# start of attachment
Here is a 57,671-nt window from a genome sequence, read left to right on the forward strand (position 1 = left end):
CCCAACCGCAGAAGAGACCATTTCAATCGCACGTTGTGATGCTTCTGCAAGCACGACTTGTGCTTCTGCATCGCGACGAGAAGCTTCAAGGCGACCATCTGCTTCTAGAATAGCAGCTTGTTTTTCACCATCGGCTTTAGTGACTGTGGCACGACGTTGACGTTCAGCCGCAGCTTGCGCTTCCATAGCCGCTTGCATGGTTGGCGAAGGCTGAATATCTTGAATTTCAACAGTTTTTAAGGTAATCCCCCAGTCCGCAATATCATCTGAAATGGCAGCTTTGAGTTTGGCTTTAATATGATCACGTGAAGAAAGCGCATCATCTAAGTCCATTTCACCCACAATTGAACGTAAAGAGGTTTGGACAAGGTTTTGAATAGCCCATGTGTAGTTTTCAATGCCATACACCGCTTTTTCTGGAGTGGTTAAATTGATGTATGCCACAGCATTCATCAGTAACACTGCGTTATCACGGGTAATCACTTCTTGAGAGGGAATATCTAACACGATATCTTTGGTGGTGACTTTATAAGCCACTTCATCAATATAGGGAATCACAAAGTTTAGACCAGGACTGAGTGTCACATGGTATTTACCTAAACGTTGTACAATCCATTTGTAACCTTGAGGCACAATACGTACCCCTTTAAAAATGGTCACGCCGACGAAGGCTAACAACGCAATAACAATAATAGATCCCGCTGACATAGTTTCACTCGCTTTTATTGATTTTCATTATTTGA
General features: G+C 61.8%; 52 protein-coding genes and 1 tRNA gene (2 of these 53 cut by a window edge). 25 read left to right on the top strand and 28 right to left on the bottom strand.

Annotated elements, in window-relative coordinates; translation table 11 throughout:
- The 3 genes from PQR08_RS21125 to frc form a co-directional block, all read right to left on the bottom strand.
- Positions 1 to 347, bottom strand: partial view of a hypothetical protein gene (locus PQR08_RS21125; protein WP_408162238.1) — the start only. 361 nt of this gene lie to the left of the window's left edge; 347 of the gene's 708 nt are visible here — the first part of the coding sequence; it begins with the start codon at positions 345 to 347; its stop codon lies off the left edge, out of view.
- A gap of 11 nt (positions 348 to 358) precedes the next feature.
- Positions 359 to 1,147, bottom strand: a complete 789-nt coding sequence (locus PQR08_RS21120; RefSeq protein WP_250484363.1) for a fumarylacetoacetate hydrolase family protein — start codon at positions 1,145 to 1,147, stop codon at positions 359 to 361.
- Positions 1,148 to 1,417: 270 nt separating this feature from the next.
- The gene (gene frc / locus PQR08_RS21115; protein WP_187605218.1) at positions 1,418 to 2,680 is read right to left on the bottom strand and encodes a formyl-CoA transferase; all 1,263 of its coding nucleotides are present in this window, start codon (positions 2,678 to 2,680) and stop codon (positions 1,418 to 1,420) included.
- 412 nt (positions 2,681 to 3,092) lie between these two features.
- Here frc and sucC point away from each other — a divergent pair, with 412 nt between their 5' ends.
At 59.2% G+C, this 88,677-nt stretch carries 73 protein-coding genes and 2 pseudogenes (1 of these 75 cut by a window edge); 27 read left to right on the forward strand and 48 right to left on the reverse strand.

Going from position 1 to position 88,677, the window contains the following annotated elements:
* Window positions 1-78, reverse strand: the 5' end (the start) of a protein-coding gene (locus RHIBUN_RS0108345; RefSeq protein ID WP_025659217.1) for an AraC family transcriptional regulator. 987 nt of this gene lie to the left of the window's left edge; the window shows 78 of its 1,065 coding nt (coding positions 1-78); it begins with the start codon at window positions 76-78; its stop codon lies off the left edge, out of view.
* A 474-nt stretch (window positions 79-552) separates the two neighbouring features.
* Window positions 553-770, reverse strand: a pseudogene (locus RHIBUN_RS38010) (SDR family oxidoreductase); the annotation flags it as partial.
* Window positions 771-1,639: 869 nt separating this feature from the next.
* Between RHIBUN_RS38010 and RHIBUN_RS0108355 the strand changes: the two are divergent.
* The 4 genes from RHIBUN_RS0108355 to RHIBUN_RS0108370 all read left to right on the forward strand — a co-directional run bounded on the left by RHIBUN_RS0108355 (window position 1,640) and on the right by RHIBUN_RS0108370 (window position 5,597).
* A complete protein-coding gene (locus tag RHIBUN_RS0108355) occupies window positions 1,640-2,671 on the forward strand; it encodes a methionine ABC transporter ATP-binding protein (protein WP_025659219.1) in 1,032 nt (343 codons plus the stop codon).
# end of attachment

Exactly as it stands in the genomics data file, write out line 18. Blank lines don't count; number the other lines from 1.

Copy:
* Window positions 771-1,639: 869 nt separating this feature from the next.